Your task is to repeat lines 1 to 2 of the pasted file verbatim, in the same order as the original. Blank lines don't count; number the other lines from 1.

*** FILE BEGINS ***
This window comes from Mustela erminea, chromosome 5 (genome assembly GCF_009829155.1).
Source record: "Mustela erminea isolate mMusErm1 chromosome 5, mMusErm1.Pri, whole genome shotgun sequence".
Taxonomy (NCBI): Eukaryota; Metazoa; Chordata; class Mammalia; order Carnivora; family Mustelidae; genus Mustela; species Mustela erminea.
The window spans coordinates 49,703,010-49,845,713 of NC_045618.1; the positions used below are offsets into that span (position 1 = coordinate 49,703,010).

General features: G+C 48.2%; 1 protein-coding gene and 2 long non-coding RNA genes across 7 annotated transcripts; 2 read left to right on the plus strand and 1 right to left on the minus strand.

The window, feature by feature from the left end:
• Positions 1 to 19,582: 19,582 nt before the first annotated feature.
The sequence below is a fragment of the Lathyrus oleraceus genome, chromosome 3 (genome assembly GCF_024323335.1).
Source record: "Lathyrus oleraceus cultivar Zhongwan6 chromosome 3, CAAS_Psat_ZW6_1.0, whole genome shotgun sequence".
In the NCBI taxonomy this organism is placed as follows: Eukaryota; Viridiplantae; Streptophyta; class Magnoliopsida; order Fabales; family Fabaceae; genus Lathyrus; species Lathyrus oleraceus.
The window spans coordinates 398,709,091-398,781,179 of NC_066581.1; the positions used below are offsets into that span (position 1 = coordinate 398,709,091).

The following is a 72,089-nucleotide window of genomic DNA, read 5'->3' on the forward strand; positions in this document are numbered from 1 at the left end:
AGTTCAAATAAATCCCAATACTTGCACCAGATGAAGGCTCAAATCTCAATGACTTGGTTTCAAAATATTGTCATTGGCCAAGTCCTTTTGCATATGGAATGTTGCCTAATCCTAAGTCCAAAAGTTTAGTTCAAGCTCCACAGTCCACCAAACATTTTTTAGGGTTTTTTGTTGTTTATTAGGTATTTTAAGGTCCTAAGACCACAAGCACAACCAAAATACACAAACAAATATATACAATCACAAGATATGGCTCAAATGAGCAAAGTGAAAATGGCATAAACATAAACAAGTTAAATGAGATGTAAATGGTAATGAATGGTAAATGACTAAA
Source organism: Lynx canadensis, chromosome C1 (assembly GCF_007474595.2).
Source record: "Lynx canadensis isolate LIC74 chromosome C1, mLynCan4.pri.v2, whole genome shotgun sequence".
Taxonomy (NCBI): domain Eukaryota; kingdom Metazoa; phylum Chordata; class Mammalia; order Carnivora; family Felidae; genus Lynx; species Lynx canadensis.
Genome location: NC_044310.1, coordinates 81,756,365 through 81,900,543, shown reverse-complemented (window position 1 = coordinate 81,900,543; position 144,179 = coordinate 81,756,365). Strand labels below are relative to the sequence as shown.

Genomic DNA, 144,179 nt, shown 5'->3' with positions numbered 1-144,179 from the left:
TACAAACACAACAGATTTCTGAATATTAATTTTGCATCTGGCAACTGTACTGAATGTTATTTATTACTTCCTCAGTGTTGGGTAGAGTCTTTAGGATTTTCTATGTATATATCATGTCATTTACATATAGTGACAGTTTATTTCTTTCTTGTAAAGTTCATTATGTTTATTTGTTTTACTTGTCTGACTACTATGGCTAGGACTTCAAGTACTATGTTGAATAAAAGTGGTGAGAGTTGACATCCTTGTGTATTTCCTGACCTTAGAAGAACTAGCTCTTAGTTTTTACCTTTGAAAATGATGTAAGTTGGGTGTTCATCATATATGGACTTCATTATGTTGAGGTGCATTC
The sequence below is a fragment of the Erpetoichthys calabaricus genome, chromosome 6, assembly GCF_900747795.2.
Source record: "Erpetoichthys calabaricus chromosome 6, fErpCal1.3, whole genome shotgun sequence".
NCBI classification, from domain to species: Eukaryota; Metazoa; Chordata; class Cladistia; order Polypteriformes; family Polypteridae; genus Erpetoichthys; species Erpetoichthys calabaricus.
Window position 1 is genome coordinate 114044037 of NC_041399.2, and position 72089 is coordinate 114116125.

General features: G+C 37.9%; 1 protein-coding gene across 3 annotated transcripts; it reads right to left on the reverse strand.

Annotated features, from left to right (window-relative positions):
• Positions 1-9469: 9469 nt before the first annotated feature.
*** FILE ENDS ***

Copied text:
This window comes from Mustela erminea, chromosome 5 (genome assembly GCF_009829155.1).
Source record: "Mustela erminea isolate mMusErm1 chromosome 5, mMusErm1.Pri, whole genome shotgun sequence".